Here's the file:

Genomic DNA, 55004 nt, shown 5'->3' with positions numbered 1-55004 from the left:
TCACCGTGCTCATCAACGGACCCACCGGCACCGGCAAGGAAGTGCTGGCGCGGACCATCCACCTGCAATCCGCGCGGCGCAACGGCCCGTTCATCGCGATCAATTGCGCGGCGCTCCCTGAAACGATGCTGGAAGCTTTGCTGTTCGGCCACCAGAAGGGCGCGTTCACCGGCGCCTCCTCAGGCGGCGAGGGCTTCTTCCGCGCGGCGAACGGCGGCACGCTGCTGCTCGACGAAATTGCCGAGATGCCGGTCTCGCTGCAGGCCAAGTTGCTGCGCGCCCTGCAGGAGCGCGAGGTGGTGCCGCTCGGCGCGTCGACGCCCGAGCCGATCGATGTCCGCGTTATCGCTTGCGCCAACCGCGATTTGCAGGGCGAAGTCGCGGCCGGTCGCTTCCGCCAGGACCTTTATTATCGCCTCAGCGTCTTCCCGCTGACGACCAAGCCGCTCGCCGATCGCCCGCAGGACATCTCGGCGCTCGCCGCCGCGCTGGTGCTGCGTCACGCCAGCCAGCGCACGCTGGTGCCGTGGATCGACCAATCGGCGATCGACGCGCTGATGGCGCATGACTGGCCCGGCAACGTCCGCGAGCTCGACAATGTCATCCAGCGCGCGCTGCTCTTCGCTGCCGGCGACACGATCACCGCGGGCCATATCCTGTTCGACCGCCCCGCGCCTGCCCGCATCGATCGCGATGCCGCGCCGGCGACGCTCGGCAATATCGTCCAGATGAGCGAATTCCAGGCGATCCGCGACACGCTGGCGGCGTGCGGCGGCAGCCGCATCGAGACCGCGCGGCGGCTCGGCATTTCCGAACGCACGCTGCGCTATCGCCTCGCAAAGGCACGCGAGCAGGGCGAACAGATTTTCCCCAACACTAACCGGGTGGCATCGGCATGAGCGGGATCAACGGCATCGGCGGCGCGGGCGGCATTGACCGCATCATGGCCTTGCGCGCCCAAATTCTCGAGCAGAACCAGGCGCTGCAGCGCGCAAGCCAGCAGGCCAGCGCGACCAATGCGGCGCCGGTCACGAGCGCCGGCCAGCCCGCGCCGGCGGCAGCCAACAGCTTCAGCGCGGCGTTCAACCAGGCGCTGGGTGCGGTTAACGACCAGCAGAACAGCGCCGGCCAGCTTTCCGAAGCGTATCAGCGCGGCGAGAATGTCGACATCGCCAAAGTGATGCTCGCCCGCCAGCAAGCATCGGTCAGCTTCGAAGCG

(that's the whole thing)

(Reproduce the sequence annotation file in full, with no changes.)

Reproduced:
Genomic DNA, 55004 nt, shown 5'->3' with positions numbered 1-55004 from the left:
TCACCGTGCTCATCAACGGACCCACCGGCACCGGCAAGGAAGTGCTGGCGCGGACCATCCACCTGCAATCCGCGCGGCGCAACGGCCCGTTCATCGCGATCAATTGCGCGGCGCTCCCTGAAACGATGCTGGAAGCTTTGCTGTTCGGCCACCAGAAGGGCGCGTTCACCGGCGCCTCCTCAGGCGGCGAGGGCTTCTTCCGCGCGGCGAACGGCGGCACGCTGCTGCTCGACGAAATTGCCGAGATGCCGGTCTCGCTGCAGGCCAAGTTGCTGCGCGCCCTGCAGGAGCGCGAGGTGGTGCCGCTCGGCGCGTCGACGCCCGAGCCGATCGATGTCCGCGTTATCGCTTGCGCCAACCGCGATTTGCAGGGCGAAGTCGCGGCCGGTCGCTTCCGCCAGGACCTTTATTATCGCCTCAGCGTCTTCCCGCTGACGACCAAGCCGCTCGCCGATCGCCCGCAGGACATCTCGGCGCTCGCCGCCGCGCTGGTGCTGCGTCACGCCAGCCAGCGCACGCTGGTGCCGTGGATCGACCAATCGGCGATCGACGCGCTGATGGCGCATGACTGGCCCGGCAACGTCCGCGAGCTCGACAATGTCATCCAGCGCGCGCTGCTCTTCGCTGCCGGCGACACGATCACCGCGGGCCATATCCTGTTCGACCGCCCCGCGCCTGCCCGCATCGATCGCGATGCCGCGCCGGCGACGCTCGGCAATATCGTCCAGATGAGCGAATTCCAGGCGATCCGCGACACGCTGGCGGCGTGCGGCGGCAGCCGCATCGAGACCGCGCGGCGGCTCGGCATTTCCGAACGCACGCTGCGCTATCGCCTCGCAAAGGCACGCGAGCAGGGCGAACAGATTTTCCCCAACACTAACCGGGTGGCATCGGCATGAGCGGGATCAACGGCATCGGCGGCGCGGGCGGCATTGACCGCATCATGGCCTTGCGCGCCCAAATTCTCGAGCAGAACCAGGCGCTGCAGCGCGCAAGCCAGCAGGCCAGCGCGACCAATGCGGCGCCGGTCACGAGCGCCGGCCAGCCCGCGCCGGCGGCAGCCAACAGCTTCAGCGCGGCGTTCAACCAGGCGCTGGGTGCGGTTAACGACCAGCAGAACAGCGCCGGCCAGCTTTCCGAAGCGTATCAGCGCGGCGAGAATGTCGACATCGCCAAAGTGATGCTCGCCCGCCAGCAAGCATCGGTCAGCTTCGAAGCG